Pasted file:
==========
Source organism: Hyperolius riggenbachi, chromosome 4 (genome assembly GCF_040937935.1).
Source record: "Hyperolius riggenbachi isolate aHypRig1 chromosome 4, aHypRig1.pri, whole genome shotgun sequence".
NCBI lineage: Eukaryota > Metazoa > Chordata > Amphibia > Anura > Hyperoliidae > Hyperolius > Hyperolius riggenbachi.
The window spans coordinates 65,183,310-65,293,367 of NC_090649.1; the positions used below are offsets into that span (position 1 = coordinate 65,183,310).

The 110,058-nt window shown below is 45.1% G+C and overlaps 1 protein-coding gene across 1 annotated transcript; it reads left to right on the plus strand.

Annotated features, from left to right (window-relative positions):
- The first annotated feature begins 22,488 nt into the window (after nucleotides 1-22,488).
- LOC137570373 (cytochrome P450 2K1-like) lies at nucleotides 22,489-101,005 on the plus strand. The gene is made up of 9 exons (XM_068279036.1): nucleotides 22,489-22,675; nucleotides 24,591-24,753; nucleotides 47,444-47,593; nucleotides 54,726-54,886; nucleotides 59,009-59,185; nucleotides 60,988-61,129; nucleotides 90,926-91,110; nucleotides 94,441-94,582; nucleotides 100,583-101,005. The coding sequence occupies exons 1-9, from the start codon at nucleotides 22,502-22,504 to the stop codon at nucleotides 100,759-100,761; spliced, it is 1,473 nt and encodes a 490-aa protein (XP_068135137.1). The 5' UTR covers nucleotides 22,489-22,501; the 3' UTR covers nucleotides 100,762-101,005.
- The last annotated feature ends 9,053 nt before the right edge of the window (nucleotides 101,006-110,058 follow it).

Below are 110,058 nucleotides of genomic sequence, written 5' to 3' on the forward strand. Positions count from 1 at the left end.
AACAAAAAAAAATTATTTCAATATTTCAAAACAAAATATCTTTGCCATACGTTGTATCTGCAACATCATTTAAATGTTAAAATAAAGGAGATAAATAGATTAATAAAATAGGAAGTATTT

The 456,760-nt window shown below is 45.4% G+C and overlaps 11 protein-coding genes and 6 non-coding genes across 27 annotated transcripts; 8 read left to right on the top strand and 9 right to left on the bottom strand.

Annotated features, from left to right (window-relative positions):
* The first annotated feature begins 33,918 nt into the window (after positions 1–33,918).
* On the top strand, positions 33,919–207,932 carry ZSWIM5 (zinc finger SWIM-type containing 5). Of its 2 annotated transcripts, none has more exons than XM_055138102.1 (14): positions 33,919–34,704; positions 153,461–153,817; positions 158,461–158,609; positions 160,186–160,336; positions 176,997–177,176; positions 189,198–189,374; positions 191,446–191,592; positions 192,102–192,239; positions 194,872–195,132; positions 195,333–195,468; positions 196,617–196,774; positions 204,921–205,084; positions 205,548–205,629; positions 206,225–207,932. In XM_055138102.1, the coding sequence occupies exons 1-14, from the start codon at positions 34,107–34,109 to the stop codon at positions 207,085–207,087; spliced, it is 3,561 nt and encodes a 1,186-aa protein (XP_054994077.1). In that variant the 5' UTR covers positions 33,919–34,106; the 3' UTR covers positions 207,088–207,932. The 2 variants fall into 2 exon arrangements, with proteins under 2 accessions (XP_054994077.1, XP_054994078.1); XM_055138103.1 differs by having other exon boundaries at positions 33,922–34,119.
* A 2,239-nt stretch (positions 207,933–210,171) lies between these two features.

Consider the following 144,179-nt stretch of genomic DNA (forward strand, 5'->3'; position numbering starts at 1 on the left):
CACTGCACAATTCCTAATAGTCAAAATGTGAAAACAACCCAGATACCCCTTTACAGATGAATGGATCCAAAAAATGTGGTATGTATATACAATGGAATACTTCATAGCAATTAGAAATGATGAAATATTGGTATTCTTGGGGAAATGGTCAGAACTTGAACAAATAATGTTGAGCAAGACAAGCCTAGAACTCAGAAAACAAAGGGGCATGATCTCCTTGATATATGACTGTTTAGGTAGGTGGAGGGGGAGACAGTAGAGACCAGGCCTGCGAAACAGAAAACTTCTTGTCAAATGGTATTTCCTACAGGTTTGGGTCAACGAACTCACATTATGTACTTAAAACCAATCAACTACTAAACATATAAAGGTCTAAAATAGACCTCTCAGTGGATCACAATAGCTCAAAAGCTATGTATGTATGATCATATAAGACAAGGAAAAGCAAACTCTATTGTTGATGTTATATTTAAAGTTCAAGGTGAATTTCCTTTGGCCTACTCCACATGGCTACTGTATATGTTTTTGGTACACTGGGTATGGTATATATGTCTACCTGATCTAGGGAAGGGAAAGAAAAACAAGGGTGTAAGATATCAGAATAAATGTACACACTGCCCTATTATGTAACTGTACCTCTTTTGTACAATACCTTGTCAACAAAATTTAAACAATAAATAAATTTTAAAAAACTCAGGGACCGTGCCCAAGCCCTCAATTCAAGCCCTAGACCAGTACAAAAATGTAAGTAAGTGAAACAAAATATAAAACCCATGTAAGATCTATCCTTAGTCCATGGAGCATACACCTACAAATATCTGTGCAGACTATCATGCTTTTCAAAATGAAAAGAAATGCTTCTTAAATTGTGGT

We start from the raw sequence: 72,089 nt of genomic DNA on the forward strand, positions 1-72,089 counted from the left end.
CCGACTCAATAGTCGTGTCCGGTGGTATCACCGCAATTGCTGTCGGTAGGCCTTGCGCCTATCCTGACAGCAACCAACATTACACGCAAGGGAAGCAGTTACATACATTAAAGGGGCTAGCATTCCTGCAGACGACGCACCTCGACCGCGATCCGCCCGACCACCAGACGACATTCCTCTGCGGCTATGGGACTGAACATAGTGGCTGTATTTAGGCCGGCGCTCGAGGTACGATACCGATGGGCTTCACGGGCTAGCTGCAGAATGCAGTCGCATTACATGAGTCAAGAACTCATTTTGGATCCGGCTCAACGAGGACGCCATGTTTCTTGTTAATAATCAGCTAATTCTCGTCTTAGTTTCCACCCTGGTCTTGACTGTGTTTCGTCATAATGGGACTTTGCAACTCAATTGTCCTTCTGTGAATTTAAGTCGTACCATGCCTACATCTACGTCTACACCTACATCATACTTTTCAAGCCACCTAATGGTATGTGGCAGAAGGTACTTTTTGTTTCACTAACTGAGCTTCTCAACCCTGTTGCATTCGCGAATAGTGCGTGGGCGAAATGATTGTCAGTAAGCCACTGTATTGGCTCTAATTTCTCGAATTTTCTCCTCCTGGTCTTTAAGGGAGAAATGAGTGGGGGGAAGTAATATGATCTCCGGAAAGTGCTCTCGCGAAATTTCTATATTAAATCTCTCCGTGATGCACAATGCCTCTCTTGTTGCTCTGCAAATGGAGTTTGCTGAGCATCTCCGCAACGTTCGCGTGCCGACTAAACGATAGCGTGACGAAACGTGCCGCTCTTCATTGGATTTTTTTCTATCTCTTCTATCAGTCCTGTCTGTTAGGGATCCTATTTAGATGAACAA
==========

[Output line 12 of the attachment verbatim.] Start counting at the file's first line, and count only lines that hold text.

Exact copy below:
The 456,760-nt window shown below is 45.4% G+C and overlaps 11 protein-coding genes and 6 non-coding genes across 27 annotated transcripts; 8 read left to right on the top strand and 9 right to left on the bottom strand.